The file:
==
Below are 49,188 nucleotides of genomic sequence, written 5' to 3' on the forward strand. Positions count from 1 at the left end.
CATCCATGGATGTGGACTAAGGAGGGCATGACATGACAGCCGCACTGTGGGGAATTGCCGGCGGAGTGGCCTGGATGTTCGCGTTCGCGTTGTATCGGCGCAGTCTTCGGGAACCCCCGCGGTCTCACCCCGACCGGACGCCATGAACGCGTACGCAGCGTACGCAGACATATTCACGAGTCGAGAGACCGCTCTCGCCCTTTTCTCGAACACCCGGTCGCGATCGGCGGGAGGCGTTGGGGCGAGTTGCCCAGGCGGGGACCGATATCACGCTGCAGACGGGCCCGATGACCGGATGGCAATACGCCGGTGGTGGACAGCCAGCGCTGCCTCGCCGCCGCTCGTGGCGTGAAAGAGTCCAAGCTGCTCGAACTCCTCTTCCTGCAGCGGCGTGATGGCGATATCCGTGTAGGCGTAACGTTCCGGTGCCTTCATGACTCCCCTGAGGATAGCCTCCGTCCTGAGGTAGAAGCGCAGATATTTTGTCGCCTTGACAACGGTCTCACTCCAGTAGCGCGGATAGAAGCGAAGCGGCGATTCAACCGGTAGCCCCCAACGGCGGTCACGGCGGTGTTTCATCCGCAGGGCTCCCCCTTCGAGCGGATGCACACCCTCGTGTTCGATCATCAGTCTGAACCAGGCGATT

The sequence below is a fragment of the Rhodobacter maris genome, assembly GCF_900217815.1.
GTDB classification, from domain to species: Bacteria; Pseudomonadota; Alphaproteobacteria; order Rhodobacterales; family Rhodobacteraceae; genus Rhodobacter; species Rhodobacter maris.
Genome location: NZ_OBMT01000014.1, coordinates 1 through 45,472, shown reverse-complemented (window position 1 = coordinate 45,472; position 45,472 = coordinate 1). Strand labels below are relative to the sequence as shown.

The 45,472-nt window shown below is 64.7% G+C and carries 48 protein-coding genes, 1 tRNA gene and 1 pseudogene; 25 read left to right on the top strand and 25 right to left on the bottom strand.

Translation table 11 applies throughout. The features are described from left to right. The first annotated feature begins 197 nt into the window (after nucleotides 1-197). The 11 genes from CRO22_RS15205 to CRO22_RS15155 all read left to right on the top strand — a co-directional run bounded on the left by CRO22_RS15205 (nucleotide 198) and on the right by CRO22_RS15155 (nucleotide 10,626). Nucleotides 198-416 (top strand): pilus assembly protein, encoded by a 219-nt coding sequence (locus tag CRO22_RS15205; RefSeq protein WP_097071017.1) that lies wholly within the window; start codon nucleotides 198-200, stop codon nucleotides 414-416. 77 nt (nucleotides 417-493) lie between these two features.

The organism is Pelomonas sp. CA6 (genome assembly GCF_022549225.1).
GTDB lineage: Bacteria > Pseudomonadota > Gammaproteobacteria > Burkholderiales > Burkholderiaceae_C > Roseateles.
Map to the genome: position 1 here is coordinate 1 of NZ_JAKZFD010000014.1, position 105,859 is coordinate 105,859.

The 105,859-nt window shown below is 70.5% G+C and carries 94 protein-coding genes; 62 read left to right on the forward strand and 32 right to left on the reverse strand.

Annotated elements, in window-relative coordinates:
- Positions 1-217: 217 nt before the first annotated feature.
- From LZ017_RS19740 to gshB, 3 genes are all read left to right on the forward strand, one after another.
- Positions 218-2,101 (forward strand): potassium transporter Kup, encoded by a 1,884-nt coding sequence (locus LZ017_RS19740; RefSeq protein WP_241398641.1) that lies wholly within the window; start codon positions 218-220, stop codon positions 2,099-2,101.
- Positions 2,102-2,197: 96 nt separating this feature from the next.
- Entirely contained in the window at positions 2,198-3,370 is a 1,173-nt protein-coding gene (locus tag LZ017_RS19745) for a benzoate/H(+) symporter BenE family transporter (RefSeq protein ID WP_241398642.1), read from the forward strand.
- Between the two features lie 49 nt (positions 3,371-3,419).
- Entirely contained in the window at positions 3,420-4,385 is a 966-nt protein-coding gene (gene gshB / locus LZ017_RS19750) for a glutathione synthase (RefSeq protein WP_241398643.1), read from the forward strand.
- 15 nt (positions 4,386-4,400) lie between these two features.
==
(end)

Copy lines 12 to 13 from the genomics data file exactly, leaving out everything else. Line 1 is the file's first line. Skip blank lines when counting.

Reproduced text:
Annotated elements, in window-relative coordinates:
- Positions 1-217: 217 nt before the first annotated feature.